BY: PHILIPPE DE JOCAS
In an age where housing prices are climbing faster than a monkey on PCP – forcing millennials and young families to either live at home with their parents or room with friends – various companies and trailblazing individuals have started proposing alternative, affordable solutions to our growing housing crisis. In recent years, two distinct schools of thought have grown around the idea of cutting costs by reducing the size of one’s home. Not only does this present a compact and affordable alternative to the sprawling McMansions endemic to recent United States suburban developments, but shrinking living spaces has a positive knock-on effect: it also helps the environment, reducing the amount of resources we need to furnish our houses and keeping pristine wild spaces… well, wild.
Secluded Intown Treehouse – Atlanta, Georgia
Intrigued yet? Thinking that maybe tiny living is the right lifestyle for you? You’re not alone. AS of 2017, there are a variety of different homes available for people in search of the Lilliputian lifestyle. If you’re in Japan, for instance, you could rent a room in the Nakagin Capsule Tower, a version of the infamous “honeycomb hotels” built for permanent use. Stateside, however, there are two main architectural schools of thought concerning how to shrink homes: container homes versus traditional tiny homes. Traditional tiny homes are just what they sound like: an otherwise normal home that’s between 100 and 400 square feet, in contrast to the 2,600 square feet of your average American home. Since their inception in the mid-2000s, tiny houses have grown (ahem) from a hipster alternative into a bona fide architectural school of thought.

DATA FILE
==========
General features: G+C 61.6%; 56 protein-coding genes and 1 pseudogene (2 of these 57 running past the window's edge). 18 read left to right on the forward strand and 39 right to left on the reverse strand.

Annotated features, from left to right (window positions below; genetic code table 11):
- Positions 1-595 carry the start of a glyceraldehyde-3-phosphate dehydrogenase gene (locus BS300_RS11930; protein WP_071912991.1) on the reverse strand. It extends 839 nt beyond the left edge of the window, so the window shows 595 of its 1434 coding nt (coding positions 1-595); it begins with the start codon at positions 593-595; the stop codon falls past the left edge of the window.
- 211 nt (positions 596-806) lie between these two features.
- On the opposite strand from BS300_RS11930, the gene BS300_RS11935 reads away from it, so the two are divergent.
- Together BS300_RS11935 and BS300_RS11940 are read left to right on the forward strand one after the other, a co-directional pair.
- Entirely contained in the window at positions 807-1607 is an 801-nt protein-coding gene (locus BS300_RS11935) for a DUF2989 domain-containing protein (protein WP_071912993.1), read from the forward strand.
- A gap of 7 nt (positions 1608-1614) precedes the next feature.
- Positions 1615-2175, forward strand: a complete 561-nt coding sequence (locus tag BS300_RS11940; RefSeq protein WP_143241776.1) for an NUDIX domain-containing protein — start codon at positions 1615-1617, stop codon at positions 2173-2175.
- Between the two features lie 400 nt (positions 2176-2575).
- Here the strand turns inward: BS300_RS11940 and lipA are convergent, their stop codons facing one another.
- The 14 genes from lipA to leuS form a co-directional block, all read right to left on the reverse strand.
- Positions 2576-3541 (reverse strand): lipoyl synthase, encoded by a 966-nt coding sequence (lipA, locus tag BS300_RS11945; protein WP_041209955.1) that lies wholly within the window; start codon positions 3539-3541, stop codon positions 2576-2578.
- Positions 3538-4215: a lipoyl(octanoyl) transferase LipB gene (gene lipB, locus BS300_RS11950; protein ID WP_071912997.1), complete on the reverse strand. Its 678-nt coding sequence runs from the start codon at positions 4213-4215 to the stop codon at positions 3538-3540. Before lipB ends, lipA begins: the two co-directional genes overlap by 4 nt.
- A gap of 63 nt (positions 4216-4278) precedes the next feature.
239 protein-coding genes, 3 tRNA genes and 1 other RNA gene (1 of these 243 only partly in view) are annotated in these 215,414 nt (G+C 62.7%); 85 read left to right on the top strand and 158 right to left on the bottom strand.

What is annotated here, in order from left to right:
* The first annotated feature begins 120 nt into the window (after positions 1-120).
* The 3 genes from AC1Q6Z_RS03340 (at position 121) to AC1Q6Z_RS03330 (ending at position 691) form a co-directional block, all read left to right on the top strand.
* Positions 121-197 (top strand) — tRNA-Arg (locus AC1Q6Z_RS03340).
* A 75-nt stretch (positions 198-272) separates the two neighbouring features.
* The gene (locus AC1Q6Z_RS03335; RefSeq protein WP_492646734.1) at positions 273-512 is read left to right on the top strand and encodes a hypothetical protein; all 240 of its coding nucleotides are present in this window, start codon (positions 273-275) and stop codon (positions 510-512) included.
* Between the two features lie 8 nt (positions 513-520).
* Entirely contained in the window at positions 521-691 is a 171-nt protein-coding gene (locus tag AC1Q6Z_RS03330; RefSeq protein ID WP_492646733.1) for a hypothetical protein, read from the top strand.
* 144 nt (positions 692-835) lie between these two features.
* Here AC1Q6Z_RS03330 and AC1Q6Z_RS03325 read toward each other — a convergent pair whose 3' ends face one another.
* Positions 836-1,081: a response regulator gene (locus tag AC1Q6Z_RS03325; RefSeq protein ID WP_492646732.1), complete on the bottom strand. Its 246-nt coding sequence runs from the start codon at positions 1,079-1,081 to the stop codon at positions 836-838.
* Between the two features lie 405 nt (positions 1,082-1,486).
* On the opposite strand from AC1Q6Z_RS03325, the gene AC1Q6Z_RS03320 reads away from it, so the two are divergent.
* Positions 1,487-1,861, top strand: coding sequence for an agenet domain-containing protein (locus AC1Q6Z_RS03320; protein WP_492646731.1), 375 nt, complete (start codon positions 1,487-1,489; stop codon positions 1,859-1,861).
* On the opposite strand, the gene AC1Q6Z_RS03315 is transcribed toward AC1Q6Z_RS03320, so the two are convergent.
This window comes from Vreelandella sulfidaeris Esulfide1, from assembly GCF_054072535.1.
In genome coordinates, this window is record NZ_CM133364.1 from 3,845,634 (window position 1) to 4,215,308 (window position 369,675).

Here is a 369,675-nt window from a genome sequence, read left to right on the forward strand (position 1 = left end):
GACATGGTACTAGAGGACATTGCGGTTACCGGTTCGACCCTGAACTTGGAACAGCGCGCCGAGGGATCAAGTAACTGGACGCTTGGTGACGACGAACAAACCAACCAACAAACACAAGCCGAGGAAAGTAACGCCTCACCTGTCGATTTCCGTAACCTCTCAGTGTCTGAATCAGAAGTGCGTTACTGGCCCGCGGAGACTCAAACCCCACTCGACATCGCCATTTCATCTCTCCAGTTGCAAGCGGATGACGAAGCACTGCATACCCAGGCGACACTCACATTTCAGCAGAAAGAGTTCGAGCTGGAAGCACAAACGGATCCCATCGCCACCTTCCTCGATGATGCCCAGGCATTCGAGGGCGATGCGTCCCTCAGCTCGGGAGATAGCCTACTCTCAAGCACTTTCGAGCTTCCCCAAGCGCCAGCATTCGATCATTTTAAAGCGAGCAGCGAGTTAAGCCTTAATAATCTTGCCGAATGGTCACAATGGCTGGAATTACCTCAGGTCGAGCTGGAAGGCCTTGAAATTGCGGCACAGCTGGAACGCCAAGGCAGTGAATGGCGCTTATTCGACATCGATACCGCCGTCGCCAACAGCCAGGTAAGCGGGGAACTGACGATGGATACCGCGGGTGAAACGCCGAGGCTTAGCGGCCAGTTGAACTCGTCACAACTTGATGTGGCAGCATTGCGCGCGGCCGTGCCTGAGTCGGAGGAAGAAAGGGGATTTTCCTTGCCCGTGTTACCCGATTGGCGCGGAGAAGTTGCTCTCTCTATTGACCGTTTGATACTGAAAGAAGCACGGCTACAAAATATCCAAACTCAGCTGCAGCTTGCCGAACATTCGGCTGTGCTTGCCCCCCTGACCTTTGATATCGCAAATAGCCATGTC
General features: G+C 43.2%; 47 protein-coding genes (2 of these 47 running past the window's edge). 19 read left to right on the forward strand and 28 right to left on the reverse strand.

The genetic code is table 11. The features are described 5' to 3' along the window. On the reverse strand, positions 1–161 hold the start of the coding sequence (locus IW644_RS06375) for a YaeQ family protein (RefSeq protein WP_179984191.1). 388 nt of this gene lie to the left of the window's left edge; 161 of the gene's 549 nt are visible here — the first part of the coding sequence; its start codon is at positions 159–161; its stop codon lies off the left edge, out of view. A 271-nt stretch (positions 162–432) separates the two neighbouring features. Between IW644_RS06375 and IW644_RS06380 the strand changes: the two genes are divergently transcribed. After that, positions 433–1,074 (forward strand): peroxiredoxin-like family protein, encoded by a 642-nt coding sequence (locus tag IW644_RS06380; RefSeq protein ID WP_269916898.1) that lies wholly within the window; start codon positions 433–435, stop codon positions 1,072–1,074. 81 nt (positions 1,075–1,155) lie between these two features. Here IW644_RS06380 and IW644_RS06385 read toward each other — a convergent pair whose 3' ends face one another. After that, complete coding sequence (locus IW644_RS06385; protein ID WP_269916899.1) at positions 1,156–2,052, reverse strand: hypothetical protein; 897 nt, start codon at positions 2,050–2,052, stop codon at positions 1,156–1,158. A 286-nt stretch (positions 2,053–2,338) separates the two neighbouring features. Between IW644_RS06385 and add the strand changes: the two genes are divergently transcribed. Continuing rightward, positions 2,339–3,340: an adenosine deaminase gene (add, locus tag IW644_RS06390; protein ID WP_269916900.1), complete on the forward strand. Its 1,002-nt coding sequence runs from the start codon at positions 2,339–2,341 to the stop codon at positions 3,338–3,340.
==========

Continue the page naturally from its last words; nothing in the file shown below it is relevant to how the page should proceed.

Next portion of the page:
Floating Tiny House – North Haven, Maine
Container homes, on the other hand, ramp up the square footage in exchange for a healthy dose of recycling. Decommissioned shipping containers, the kind you might see on a Maersk freighter – remain durable and modular. Some architects and construction companies have seen the advantages of stacking container homes together to create towering Lego-esque constructions: an unconventional design choice that’s won accolades and praise. Which of these home alternatives is right for you?
The biggest draw about tiny homes is that they’re… well… tiny. How tiny is up to the whims of the designers. You’ll unusually wind up with a home that has all the normal commodities – heat, lighting, and plumbing – but expect to see lots of furniture pulling double duty, like a couch/bed combination or a multipurpose living room. Whether or not this is the right fit for you depends on how you feel about the idea of multipurpose furniture: slick shapeshifting, or a clunky clutter? Tiny homes tend to be location focused. Generally, you’ll see tiny homes nestled in the great outdoors, like elfin cottages, rather than in the middle of a city.
On the other hand, container homes are all about space. Like Lego bricks, they can be arranged in near-infinite ways: you can create sprawling bungalows, or towering apartments, all from a handful of metal boxes. That said, container homes often clock in at more of an expense than their tiny counterparts: they tend to be larger on average and refitting the containers from places to store greasy machine parts into a livable dwelling can get costly. Compared to tiny homes, you’ll most often see container homes boxing it up in urban developments. Both are clean, sleek, and attractive alternatives to the norm, band neither one is really a wrong answer- it all depends on what you want to get out of this architectural revolutions.